The authors concluded that although some FDA drug risk communications had immediate and strong impacts, many had either delayed or no impact on health care utilization or health behaviors. These data demonstrate the complexity of using risk communication to improve the quality and safety of prescription drug use, and suggest the importance of continued assessments of the effect of future advisories and label changes, according to the authors.

Although not the focus of the article, the findings are relevant to those of us who need to think about the learned intermediary doctrine, preemption, and other legal warning doctrines.

FDA Issues Strategic Plan For Risk Communication

The U.S. Food and Drug Administration last week issued a Strategic Plan for Risk Communication, outlining the agency’s new efforts to disseminate public health information. The plan lays out a framework for the FDA to provide information about regulated products to health care professionals, patients, and consumers. The purpose of the document is to describe the FDA’s strategy for improving how the agency communicates about regulated products. The strategy is intended to guide program development and research planning in a dynamic environment, where rapidly evolving technologies enable patients and consumers to become increasingly involved in managing their health and well-being.

The plan defines three key areas – FDA’s science base, its operational capacity, and its policy and processes – in which new strategic actions might help improve the FDA’s communication about the risks and benefits of regulated products. The plan also identifies over 70 specific actions for the FDA to take over the next five years.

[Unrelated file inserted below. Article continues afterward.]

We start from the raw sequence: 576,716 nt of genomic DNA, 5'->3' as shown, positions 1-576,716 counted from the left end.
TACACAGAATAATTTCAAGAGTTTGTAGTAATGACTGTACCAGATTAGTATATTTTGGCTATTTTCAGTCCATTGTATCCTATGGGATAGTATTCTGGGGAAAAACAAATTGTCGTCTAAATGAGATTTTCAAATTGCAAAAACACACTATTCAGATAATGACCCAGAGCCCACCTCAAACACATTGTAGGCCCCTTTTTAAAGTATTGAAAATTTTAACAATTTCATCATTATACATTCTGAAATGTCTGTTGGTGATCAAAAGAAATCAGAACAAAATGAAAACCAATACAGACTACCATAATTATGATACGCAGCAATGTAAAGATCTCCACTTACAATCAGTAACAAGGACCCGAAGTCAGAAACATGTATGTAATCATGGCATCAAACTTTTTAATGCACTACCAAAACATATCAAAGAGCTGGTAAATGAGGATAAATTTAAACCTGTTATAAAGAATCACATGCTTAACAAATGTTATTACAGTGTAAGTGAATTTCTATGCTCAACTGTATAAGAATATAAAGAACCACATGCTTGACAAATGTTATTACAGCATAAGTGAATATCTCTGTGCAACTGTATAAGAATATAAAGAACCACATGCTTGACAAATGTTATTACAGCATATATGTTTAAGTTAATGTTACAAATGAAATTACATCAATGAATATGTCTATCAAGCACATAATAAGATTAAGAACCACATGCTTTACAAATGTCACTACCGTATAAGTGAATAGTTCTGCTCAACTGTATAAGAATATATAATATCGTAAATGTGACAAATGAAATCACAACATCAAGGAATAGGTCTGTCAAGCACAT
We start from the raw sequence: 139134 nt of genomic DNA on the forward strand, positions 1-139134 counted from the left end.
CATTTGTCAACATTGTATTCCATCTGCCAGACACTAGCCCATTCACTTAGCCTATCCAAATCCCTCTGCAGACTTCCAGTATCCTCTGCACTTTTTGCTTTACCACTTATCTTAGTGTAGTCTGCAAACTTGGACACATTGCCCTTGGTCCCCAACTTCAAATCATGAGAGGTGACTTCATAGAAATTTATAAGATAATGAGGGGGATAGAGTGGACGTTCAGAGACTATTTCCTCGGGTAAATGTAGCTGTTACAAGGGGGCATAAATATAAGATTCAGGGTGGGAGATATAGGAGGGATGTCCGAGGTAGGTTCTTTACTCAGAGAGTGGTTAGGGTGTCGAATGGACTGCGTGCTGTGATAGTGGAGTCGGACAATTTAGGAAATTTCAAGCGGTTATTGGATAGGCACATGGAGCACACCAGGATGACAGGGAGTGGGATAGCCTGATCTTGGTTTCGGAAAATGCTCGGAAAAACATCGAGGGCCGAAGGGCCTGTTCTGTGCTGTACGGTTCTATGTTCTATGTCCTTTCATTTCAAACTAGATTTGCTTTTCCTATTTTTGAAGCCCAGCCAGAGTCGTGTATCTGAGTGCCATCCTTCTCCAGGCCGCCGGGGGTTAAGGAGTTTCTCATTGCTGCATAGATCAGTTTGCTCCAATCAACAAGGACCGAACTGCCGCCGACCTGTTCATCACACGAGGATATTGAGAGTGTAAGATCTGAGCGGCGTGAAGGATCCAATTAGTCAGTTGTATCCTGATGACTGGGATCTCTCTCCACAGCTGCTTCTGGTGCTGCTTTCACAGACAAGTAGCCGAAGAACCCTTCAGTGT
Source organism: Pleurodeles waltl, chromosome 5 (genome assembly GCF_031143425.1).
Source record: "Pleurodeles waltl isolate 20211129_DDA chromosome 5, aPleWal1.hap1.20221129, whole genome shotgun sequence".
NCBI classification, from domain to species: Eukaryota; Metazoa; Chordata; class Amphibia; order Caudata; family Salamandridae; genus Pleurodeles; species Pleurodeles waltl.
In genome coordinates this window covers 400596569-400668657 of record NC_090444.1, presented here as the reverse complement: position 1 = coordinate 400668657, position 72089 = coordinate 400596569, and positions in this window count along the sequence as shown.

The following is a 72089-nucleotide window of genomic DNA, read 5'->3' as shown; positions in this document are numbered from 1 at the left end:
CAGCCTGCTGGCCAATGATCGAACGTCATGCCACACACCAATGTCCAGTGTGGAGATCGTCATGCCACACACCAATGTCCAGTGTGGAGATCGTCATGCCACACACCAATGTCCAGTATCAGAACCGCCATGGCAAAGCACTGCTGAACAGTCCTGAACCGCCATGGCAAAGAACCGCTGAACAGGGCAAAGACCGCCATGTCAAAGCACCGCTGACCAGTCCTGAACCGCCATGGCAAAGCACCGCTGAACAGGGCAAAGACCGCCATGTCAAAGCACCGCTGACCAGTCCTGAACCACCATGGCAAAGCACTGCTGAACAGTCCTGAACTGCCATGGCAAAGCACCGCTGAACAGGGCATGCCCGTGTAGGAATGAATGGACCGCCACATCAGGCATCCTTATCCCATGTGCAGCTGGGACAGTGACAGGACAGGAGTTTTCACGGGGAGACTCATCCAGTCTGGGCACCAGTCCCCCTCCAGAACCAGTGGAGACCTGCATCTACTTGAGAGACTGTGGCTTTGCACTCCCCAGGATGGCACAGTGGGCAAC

They include:

  • Designing a series of surveys to assess the public’s understanding of, and satisfaction with, FDA communications about medical products
  • Producing a research agenda for public dissemination
  • Creating and maintaining a useful, easily accessible internal database of FDA and other relevant risk communication research
  • Developing an expert model to characterize tobacco-use related consumer decision-making and better understand the likely impact of FDA oversight of tobacco products
  • Developing a “library” of multi-media communications on safe food practices for general education purposes and for use with crisis communications concerning food contamination episodes

The plan reflects the FDA’s belief that risk communications must be adapted to the needs of different audiences and should be evaluated to ensure their effectiveness. The plan also focuses on improving two-way communication through enhanced partnerships with government and non-government organizations. FDA noted that the public may not understand the context within which FDA makes decisions, for example, about recalls of particular foods or medical products.  By helping the public better understand how it approves and/or recalls products, FDA hopes to complement its premarket review and postmarket actions. In the past, FDA’s communication efforts arguably were largely restricted to overseeing the key vehicle for communicating risk information to the public—the labeling of FDA-regulated products. The process of negotiating with product manufacturers about changes to labeling or decisions to recall a product can be lengthy. Now, as the Internet and emerging technologies both enable and feed the public’s demand for greater transparency and communication frequency, these protracted waiting periods are giving way to communication in real time. Thus, designing a contemporary risk communication strategy is critical, says the plan, to FDA’s efforts to realize its potential for effective protection and promotion of health, enabled by 21st century knowledge and technology.